Saturday, June 23, 2018

Happy Birthday to 'Lost Language of Cranes' Author David Leavitt

David Leavitt was born today, June 23, in 1961. He is an American novelist, short story writer, and biographer. Leavitt, who is an out gay man, has frequently explored gay issues in his work.

Born in Pittsburgh, Pennsylvania, Leavitt is a graduate of Yale University and a professor at the University of Florida. He has also taught at Princeton University.

His published fiction includes the short-story collections Family Dancing (finalist for the PEN/Faulkner Award), A Place I've Never Been, Arkansas and The Marble Quilt, as well as the novels The Lost Language of Cranes, Equal Affections, While England Sleeps (finalist for the Los Angeles Times Fiction Prize), The Page Turner, Martin Bauman, The Body of Jonah Boyd and The Indian Clerk (finalist for the PEN/Faulkner Award and shortlisted for the IMPAC Dublin Award).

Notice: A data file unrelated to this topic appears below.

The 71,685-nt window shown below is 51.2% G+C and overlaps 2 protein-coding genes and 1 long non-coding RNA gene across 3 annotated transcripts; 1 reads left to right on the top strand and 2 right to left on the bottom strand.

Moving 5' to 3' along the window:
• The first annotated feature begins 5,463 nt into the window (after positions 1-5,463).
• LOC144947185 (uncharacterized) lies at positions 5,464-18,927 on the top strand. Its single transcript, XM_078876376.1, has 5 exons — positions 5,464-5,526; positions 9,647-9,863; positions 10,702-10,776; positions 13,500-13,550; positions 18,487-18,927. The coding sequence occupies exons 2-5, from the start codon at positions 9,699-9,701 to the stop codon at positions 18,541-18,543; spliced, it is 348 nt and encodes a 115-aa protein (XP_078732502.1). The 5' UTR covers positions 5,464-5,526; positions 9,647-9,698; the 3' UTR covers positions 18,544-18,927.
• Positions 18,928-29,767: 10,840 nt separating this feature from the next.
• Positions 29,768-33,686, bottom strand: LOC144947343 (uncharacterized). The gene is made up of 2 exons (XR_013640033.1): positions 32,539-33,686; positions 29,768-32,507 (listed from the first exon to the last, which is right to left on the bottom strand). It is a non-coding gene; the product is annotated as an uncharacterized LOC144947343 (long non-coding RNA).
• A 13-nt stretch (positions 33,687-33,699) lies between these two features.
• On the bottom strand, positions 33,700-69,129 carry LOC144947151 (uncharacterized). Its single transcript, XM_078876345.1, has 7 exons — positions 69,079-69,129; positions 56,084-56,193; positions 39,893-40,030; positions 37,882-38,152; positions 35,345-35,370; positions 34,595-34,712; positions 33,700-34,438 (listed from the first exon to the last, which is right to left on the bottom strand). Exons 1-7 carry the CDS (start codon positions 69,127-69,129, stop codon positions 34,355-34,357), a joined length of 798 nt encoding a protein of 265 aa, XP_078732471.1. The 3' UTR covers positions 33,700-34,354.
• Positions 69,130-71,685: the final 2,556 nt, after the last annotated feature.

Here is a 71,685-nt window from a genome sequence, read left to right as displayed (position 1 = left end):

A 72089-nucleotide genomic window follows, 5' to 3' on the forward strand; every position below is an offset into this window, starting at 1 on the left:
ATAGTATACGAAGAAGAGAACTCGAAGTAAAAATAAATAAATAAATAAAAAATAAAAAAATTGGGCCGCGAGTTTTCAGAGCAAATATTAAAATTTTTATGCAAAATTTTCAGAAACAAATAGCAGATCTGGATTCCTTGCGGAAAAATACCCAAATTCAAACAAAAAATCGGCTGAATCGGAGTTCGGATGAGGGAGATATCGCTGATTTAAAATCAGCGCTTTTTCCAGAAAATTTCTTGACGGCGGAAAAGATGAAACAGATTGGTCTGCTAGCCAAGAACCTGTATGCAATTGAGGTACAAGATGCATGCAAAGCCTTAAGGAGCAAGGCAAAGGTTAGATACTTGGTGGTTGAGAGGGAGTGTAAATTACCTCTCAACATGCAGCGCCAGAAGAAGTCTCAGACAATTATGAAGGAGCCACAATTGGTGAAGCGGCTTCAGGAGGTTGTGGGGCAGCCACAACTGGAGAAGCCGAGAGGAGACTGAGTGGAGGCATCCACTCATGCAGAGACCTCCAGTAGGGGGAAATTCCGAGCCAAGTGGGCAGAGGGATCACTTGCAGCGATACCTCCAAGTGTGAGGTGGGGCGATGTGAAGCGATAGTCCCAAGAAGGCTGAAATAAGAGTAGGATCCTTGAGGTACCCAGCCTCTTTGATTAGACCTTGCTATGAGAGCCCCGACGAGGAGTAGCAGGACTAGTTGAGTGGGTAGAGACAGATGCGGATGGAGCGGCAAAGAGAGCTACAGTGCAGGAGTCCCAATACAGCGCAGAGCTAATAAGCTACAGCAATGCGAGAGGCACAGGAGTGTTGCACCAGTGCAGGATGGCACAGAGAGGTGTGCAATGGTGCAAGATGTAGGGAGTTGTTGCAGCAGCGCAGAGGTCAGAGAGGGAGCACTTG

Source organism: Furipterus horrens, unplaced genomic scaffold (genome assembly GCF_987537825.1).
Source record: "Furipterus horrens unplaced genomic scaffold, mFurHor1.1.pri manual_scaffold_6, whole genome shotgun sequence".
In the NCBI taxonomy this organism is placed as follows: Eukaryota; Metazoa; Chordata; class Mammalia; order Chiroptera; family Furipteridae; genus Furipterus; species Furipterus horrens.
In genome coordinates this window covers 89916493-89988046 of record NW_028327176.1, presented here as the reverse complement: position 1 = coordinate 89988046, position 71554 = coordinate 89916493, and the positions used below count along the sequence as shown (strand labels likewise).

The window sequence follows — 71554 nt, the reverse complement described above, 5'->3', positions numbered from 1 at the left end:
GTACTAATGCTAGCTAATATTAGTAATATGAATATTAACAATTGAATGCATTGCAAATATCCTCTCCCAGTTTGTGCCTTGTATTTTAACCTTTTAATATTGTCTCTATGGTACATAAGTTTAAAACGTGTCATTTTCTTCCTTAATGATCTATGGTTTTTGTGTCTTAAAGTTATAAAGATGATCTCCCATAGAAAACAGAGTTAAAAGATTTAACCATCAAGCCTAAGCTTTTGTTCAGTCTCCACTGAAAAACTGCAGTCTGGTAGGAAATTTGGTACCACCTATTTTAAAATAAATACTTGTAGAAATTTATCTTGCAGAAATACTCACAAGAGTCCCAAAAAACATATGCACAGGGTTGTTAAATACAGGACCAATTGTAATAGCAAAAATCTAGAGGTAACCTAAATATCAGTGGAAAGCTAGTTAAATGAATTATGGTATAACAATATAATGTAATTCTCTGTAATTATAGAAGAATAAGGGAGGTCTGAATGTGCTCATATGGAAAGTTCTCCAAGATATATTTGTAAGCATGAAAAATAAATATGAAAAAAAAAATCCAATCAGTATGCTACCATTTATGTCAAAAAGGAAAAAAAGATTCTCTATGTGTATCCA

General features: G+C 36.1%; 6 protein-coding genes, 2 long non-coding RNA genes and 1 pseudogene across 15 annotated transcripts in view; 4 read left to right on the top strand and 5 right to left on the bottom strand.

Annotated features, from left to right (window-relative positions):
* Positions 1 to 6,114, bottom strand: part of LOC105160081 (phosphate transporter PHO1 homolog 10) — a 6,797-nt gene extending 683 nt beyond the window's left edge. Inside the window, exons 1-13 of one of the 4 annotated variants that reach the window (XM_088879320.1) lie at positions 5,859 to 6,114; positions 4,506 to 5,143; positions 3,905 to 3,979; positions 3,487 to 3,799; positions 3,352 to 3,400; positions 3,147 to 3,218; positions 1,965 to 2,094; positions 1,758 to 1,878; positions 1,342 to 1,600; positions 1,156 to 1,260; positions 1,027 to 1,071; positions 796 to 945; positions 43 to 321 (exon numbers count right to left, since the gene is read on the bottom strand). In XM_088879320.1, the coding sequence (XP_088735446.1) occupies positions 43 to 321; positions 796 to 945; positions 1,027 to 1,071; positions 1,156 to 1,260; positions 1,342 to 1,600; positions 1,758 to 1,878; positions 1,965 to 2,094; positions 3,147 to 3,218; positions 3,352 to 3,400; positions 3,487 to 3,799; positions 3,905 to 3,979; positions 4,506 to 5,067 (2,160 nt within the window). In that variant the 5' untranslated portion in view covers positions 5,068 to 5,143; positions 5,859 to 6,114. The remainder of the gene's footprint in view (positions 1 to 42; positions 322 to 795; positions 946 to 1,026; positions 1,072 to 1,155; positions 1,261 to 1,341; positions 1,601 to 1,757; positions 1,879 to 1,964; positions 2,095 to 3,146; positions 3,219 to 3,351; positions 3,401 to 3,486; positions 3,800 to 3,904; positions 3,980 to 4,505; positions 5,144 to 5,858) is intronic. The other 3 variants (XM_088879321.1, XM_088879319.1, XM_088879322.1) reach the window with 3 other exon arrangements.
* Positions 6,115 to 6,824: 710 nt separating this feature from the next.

Two of Leavitt's novels have been made into films: The Lost Language of Cranes (1991) was directed by Nigel Finch and The Page Turner (released under the title Food of Love) was directed by Ventura Pons. The rights to a third, The Indian Clerk, have been optioned by Scott Rudin.

Leavitt also wrote the biography, The Man Who Knew Too Much: Alan Turing and the Invention of the Computer (2006). Turing was also born today in 1912.

Leavitt's latest book, The Two Hotel Francforts, is a fictive biographical novel published in 2013. It is set in Lisbon in 1940 and follows two couples who meet by chance while they are staying in one to the cities two Hotel Francforts, awaiting safe passage to America during the first summer of World War II.

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